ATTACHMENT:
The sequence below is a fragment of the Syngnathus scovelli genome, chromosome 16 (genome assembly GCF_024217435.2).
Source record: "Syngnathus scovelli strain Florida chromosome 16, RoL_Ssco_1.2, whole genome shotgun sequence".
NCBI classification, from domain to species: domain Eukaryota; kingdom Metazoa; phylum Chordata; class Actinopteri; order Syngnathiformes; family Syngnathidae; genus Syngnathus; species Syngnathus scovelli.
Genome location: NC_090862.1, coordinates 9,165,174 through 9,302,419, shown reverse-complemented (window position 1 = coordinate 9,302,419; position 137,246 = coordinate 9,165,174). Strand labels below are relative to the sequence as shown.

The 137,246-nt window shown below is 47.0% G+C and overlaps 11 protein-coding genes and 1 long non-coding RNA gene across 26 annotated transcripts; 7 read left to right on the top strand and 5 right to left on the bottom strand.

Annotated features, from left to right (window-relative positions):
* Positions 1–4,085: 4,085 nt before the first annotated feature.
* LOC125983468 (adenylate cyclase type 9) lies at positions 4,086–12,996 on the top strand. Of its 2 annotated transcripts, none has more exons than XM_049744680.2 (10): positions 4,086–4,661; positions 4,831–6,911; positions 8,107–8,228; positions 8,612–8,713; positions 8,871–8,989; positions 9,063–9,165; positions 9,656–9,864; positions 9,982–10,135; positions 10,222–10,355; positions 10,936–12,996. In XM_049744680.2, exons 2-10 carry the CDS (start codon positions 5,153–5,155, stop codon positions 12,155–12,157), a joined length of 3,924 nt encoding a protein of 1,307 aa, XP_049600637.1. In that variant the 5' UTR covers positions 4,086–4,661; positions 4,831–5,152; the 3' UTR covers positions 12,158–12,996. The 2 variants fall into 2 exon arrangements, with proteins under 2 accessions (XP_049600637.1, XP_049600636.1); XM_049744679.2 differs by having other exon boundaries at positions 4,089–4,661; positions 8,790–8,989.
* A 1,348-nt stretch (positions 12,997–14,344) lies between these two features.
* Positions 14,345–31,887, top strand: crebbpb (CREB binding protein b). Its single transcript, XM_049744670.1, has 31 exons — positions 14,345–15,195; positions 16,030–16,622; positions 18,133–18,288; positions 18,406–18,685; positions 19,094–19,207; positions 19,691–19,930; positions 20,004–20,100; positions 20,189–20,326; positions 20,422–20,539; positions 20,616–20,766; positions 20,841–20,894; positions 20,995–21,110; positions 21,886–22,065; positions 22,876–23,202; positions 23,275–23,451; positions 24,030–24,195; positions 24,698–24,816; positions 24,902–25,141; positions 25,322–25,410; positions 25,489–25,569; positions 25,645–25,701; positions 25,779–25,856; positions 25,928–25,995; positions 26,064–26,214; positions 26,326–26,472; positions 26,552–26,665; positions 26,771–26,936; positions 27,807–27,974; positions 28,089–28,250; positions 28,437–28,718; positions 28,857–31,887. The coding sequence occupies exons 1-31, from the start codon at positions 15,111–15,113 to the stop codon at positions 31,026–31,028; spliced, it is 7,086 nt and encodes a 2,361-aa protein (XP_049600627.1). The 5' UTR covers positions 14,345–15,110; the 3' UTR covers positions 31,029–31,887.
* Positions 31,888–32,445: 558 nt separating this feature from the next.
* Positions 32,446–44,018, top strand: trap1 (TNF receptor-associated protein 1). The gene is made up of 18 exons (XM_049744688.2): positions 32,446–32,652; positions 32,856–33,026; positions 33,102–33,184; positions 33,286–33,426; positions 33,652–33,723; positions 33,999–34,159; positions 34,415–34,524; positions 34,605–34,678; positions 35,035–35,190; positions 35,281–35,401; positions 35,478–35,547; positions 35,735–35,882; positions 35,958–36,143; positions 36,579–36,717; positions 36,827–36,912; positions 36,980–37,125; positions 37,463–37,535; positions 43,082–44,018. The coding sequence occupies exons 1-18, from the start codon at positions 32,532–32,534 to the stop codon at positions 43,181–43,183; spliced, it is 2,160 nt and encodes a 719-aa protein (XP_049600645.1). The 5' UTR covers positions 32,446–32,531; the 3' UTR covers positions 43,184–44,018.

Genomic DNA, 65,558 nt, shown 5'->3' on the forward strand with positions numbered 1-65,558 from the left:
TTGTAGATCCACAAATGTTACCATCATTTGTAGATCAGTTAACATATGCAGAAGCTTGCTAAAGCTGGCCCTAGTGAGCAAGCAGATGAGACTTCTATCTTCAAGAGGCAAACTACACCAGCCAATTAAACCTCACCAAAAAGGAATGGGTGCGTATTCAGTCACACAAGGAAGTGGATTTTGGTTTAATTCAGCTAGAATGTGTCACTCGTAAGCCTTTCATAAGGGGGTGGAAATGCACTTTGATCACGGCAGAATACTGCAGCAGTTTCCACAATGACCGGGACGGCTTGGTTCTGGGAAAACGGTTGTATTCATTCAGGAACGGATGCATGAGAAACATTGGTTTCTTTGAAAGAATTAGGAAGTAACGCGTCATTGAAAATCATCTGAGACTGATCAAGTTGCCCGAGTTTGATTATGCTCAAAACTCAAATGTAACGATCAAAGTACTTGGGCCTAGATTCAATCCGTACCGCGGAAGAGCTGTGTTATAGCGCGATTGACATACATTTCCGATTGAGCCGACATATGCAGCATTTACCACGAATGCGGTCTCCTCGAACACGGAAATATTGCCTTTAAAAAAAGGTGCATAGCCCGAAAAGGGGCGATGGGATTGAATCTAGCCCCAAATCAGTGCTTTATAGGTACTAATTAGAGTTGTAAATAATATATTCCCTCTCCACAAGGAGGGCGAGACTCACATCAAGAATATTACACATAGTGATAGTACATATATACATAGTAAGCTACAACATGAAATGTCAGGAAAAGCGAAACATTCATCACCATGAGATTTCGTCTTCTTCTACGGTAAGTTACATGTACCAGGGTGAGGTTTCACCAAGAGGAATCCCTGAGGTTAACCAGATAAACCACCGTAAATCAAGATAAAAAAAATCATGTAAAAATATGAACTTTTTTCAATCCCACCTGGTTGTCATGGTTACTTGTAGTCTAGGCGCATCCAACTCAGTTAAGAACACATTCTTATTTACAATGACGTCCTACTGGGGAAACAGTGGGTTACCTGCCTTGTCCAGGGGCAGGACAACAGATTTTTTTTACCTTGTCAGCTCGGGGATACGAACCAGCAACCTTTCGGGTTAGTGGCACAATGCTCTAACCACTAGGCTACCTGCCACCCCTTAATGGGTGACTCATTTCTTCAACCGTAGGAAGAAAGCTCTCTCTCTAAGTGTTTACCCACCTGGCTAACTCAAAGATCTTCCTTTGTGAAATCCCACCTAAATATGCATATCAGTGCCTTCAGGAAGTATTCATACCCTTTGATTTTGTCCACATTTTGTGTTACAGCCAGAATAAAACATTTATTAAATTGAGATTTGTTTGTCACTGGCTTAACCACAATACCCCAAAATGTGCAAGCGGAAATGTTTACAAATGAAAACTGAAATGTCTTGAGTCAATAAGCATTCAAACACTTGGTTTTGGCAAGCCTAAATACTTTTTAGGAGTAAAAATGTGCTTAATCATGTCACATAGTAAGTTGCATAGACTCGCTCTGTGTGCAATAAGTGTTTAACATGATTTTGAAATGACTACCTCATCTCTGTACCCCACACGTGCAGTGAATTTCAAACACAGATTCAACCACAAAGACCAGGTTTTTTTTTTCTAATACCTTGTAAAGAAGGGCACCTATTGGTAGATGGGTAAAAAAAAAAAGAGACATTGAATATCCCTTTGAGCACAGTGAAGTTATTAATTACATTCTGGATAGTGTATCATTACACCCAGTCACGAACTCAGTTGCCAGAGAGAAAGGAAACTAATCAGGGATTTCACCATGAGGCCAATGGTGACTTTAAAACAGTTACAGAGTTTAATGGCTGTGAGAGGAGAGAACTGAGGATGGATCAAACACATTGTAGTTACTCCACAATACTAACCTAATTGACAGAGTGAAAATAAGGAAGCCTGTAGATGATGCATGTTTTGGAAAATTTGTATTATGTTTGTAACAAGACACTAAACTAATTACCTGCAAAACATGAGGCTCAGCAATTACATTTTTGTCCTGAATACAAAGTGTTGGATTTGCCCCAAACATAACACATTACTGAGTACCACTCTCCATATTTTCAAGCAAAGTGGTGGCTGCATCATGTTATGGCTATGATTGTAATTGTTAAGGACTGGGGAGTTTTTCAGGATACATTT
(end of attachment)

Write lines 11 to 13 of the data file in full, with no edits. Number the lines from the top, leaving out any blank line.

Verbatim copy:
* Positions 31,888–32,445: 558 nt separating this feature from the next.
* Positions 32,446–44,018, top strand: trap1 (TNF receptor-associated protein 1). The gene is made up of 18 exons (XM_049744688.2): positions 32,446–32,652; positions 32,856–33,026; positions 33,102–33,184; positions 33,286–33,426; positions 33,652–33,723; positions 33,999–34,159; positions 34,415–34,524; positions 34,605–34,678; positions 35,035–35,190; positions 35,281–35,401; positions 35,478–35,547; positions 35,735–35,882; positions 35,958–36,143; positions 36,579–36,717; positions 36,827–36,912; positions 36,980–37,125; positions 37,463–37,535; positions 43,082–44,018. The coding sequence occupies exons 1-18, from the start codon at positions 32,532–32,534 to the stop codon at positions 43,181–43,183; spliced, it is 2,160 nt and encodes a 719-aa protein (XP_049600645.1). The 5' UTR covers positions 32,446–32,531; the 3' UTR covers positions 43,184–44,018.

Genomic DNA, 65,558 nt, shown 5'->3' on the forward strand with positions numbered 1-65,558 from the left: